• The Equality and Human Rights Commission's views that proportionality is more likely to be relevant in respect of occupants who are vulnerable as result of mental illness, physical or learning disabilities, poor health, frailty may also apply.

What a court should be asked to consider in defences relating to proportionality

When raised as a defence, the question a court has to consider is whether the eviction is a proportionate means of achieving a legitimate aim. The proportionality of a decision for an order for possession will be supported by the need to vindicate the local authority's ownership rights. It will also be supported further to enable the authority to comply with its duties in relation to distribution and management of housing stock. This includes, for example, the fair allocation of housing, the redevelopment of the site, the refurbishing of sub standard accommodation, the need to move people who are in accommodation that now exceeds their needs, and the need to move vulnerable people into sheltered or warden-assisted housing. Furthermore other cogent reasons, such as the need to remove a source of nuisance to neighbours, may also support the proportionality of a decision for a possession order.

Additional observations by the Supreme Court

The Supreme Court made a number of additional and helpful observations that are worth noting, including:

  • There is nothing in the statutory provision relating to the demoted tenancy regime which limits the particular grounds on which a local authority can rely when deciding to issue possession proceedings against a demoted tenant, save for considerations of rationality in domestic law and proportionality in the light of the Convention. The Supreme Court was therefore satisfied that a local authority is not limited to relying on matters which amount to breaches of the tenancy in question in order to justify a decision to issue and continue a claim for possession against demoted tenants
  • A panel in carrying out a review should be able to take into account all available information when it assesses the justification for and proportionality of the local authority's decision to issue possession proceedings against a demoted tenant. The Supreme Court therefore held that it is open to a panel and to the court hearing the possession claim to take into account grounds which are not contained in the notice where an Article 8 Convention rights defence to the possession proceedings is raised in the county court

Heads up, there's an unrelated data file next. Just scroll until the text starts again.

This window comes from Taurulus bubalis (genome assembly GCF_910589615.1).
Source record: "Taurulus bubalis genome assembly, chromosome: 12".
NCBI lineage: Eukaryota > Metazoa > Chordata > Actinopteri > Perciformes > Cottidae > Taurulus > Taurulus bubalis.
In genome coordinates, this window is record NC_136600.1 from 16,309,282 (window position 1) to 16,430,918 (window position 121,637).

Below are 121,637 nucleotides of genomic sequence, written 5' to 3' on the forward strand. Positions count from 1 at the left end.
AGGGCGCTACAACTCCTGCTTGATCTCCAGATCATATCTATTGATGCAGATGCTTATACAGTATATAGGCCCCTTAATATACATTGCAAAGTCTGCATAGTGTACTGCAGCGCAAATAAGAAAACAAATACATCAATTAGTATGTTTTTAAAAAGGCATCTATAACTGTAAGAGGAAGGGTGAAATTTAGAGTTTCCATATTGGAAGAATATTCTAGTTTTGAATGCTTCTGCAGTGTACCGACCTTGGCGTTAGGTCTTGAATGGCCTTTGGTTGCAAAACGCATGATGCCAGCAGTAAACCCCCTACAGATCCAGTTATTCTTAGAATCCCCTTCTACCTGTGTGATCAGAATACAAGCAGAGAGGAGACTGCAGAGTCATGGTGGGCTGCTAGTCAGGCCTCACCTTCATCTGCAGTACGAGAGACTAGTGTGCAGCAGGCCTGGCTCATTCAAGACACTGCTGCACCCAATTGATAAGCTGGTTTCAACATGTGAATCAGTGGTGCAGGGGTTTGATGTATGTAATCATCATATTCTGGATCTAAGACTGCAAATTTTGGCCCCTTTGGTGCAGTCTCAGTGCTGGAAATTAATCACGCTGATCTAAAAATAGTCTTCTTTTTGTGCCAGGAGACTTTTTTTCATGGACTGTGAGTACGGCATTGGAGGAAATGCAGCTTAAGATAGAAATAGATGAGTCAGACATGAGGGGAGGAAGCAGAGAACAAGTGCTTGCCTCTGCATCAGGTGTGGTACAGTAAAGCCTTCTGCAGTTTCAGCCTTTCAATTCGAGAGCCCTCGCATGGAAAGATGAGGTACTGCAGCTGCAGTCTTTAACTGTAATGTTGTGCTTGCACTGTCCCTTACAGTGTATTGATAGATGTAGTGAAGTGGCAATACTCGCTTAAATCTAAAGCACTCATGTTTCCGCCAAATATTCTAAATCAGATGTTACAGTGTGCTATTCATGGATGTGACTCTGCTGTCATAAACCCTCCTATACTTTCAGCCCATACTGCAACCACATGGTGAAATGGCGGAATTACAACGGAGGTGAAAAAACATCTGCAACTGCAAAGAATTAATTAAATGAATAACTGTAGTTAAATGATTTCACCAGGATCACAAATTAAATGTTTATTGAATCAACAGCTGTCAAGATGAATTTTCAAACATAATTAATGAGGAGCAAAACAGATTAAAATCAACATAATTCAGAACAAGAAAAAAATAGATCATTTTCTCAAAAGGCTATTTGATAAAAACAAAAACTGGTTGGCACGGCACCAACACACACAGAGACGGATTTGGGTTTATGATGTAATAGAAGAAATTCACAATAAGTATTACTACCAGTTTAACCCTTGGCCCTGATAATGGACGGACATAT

• There should be no reason why the fact that a notice contains a bad reason should destroy a landlord's right to seek possession unless, for example, the bad reason somehow infects the good faith of the landlord


The decision in Pinnock applies to local authorities and to other social landlords to the extent they are public authorities under the Human Rights Act 1998. Following the decision in Weaver v London & Quadrant Housing and therefore arguably for now, it includes all registered providers of social housing. The decision does not extend to possession orders if the landowner is a private landowner.

In possession proceedings of a demoted tenancy, the tenant/defendant is entitled to have the proportionality and issues of factual dispute considered by a county court judge. The tenant/defendant must specifically raise the Article 8 right of proportionality in the defence to the possession proceedings. A county court judge should initially consider an Article 8 point raised in a defence summarily. If, as will often be the case, the court is satisfied that even if the facts relied on are made out the point would not succeed, it should be dismissed. Only if a court is satisfied that it could affect the order that it might make should the Article 8 point of proportionality be further entertained by the court.

The practical reality is that because a demoted tenancy is a two-stage process (as described above) there will be very few cases where an Article 8 defence will succeed.